Saturday, 29 September 2007

Adrenaline Junkie

Merriam-Webster Online defines adrenaline as 'a colorless crystalline feebly basic sympathomimetic hormone C9H13NO3 that is the principal blood-pressure raising hormone secreted by the adrenal medulla'. Exciting eh?

For the record, I'm not an adrenaline junkie. Adrenaline is not my friend. One reason for that is probably genetics. My mum is actually allergic to adrenaline. So much so that when she visits the dentist she has to have a different type of injection to everyone else. But I think the main reason for my less than friendly relationship with this 'basic sympathomimetic hormone' lies within the whole 'fight or flight' scenario. Adrenaline is one of the hormones released when the body is under undue stress. The brain is programmed to release all this gubbins when it thinks we're in danger. Adrenaline and it's co-conspirators are designed to get you ready for fight or flight. That's all very well, but my M.E. saturated body is equipped for neither. No matter how much adrenaline is coursing through my veins, it's pretty improbably that I'm going to be much use in fighting a fly, let alone something that could genuinely do me harm. Instead I end up as not much more than a jittery mess! Physically dodgy, mentally useless and emotionally spent.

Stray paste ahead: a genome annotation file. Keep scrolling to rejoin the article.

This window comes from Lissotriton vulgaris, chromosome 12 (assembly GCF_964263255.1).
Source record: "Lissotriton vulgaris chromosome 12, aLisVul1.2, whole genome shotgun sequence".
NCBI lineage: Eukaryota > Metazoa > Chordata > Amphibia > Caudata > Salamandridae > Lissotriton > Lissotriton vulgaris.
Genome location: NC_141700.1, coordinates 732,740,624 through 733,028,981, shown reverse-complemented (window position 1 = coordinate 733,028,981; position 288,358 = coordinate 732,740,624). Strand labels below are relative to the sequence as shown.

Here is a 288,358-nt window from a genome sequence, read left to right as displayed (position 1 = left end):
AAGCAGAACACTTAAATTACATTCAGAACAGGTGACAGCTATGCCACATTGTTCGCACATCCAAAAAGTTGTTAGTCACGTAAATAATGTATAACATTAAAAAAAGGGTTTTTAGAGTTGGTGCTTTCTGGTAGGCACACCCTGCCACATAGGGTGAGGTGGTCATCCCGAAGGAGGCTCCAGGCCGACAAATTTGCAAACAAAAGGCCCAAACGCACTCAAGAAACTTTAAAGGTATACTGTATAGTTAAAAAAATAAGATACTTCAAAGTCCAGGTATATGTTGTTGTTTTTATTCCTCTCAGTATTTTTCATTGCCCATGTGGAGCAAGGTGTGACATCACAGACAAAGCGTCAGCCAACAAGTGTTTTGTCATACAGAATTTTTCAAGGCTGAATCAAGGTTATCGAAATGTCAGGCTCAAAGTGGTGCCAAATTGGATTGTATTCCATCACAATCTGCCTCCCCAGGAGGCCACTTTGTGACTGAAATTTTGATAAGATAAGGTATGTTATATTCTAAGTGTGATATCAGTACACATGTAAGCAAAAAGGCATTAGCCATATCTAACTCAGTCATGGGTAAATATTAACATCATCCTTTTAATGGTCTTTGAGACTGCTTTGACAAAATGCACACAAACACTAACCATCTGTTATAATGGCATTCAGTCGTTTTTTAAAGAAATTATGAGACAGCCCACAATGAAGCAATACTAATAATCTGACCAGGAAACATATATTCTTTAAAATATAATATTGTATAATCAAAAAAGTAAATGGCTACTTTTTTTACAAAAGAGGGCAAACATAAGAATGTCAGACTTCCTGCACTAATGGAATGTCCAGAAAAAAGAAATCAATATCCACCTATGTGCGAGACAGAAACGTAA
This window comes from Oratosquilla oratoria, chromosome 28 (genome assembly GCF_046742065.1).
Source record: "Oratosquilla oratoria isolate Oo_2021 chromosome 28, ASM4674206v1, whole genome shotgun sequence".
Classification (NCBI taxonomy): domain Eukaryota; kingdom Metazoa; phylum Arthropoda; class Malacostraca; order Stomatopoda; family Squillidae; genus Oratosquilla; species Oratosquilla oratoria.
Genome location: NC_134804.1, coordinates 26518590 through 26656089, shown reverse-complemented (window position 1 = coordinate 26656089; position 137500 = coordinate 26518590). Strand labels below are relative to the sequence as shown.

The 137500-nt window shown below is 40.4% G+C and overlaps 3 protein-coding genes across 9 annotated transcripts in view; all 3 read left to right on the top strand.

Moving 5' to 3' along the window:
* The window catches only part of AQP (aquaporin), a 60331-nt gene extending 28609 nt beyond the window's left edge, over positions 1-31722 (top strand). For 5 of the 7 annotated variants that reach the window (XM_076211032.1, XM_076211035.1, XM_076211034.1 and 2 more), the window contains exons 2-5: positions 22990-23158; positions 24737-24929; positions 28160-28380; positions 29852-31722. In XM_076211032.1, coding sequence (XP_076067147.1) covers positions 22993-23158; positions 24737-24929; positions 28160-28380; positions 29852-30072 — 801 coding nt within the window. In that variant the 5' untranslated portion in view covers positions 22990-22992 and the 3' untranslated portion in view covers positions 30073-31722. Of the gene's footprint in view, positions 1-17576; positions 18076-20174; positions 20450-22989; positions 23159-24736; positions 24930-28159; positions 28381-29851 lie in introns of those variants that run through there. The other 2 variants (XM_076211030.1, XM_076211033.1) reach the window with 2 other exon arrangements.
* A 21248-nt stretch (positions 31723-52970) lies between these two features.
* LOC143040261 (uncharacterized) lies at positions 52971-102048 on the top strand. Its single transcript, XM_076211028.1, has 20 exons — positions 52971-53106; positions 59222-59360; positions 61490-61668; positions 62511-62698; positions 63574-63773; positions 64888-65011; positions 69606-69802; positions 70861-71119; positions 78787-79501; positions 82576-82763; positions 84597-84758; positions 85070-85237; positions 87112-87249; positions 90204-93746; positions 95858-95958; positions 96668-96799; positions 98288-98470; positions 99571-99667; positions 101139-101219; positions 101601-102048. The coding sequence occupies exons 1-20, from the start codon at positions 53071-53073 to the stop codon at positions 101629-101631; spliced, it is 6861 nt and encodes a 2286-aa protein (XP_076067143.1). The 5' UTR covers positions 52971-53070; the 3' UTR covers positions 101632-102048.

Now you may ask, "Surely Giraffe-a-licious with her M.E. and lack of energy does not often find adrenaline charging around her blood stream?" The answer to that my friends is that I acquire my adrenaline vicariously. Let me use last night as an example. England were playing Tonga in the Rugby World Cup and had to win in order to remain in the competition (albeit just to get squashed by the Australians next weekend). I love sport, I love rugby and I love England but I was nowhere near where the action was happening. There was no reason for my 'fight or flight' mechanism to go into overdrive. Yet it did. Apparently I was personally having my adrenaline handed to me by the England rugby team. It's often sport that causes me this problem. If you collected all the adrenaline produced by my body over the years, purely from watching Tim Henman matches then it would probably fill a swimming pool.

I've no doubt that I would be much better off not participating in the viewing of these events. But I think adrenaline production is also a sign of excitement and having fun. Some people get theirs from rollercoasters, I just watch British sportsmen.

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